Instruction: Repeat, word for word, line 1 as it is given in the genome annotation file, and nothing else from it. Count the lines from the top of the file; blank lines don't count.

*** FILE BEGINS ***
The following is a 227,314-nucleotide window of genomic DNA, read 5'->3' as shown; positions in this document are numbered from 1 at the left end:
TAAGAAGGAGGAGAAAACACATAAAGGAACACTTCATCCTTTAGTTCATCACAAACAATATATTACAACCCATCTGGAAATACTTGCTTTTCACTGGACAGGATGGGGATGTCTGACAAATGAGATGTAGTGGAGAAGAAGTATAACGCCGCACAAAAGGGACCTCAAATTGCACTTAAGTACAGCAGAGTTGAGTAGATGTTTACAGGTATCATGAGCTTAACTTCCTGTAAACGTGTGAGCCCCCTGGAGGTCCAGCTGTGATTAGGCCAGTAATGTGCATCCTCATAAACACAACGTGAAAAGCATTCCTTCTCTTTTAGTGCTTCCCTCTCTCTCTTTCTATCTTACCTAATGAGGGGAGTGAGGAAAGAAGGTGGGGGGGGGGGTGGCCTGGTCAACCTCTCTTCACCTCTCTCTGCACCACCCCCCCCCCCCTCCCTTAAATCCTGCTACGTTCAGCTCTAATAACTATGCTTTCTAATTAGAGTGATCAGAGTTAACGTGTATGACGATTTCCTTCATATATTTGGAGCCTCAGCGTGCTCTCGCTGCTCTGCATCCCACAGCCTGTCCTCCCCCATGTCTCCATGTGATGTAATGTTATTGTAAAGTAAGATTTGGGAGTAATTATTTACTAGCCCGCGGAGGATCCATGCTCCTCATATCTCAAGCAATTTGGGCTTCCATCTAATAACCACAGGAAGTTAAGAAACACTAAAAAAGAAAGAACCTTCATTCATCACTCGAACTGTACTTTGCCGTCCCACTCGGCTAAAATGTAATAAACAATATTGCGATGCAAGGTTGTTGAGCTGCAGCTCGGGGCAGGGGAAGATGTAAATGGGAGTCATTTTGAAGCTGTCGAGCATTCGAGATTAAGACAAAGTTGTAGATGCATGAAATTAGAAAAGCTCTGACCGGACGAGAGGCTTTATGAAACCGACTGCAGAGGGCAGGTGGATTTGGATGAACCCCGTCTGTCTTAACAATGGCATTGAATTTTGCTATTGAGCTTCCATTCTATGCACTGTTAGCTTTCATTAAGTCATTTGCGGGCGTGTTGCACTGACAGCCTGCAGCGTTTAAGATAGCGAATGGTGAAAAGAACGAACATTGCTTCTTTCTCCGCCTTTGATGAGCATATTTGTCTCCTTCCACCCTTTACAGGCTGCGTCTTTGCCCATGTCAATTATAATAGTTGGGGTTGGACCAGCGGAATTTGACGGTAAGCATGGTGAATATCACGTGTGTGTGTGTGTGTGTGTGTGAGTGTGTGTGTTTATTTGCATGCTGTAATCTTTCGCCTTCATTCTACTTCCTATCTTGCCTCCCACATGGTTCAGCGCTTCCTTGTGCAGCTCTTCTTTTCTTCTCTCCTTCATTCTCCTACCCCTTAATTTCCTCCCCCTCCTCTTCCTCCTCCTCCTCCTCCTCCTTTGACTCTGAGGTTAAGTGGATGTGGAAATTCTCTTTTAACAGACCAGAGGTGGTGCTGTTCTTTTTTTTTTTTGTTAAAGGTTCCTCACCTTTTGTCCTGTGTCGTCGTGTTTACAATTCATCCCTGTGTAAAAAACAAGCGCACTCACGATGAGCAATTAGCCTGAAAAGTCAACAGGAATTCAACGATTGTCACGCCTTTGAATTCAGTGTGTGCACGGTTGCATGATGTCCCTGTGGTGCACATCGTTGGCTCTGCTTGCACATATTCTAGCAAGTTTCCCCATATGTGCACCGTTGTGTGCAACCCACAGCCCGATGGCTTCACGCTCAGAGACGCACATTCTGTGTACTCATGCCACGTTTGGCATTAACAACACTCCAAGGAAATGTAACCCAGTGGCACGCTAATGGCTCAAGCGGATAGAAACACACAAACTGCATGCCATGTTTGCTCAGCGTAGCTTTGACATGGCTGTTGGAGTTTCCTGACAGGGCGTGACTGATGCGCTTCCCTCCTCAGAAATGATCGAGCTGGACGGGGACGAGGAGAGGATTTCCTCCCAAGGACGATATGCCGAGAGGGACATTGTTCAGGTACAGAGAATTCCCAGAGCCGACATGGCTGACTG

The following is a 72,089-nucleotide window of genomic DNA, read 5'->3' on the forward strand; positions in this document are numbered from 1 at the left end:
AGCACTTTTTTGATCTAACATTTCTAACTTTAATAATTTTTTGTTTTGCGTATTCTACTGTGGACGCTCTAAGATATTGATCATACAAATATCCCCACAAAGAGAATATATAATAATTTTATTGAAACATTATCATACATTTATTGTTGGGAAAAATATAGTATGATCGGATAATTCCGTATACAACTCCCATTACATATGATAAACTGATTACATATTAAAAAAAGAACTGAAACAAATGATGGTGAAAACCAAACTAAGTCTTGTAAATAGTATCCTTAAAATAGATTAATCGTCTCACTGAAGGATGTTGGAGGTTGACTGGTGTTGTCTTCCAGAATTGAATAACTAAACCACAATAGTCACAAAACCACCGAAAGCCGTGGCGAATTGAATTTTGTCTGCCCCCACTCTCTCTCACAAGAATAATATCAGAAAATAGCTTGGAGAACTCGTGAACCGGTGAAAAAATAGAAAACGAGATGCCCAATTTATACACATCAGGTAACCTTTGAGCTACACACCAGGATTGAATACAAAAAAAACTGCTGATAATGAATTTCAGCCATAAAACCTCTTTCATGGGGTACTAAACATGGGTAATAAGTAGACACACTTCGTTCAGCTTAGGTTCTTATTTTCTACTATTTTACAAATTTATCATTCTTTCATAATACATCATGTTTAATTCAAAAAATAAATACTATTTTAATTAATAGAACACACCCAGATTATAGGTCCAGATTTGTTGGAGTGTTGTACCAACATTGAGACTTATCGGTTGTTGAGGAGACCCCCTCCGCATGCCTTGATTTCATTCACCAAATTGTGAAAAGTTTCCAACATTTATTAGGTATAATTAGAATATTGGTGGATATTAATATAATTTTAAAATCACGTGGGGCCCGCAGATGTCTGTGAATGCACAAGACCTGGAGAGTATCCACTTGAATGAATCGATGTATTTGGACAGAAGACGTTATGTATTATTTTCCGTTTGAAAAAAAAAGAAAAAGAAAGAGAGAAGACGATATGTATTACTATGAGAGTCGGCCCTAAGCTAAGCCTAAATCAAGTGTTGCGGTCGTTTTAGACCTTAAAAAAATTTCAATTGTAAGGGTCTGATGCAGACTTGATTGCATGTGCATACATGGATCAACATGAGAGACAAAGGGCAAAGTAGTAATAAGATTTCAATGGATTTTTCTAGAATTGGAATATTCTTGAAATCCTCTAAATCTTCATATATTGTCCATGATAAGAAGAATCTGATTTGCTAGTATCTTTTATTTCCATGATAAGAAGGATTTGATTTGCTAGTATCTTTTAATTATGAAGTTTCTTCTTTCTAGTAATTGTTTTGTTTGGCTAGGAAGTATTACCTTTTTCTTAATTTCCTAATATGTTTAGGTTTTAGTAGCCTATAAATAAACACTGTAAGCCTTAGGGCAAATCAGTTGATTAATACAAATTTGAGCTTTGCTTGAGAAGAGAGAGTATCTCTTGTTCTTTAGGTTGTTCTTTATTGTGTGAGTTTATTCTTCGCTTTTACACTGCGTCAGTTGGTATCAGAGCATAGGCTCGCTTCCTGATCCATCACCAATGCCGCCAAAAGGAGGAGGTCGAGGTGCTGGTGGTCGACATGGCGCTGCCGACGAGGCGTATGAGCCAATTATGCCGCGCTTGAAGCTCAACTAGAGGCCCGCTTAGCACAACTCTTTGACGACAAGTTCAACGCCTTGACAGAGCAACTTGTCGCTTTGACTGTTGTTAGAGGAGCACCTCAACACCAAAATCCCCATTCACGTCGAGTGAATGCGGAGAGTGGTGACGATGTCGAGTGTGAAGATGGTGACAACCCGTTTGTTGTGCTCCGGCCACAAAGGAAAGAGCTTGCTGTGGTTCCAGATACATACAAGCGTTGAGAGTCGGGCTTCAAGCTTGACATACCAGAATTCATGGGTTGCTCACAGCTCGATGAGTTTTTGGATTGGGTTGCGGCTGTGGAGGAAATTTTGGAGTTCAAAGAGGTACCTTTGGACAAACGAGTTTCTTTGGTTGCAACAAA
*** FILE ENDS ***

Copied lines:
The following is a 227,314-nucleotide window of genomic DNA, read 5'->3' as shown; positions in this document are numbered from 1 at the left end: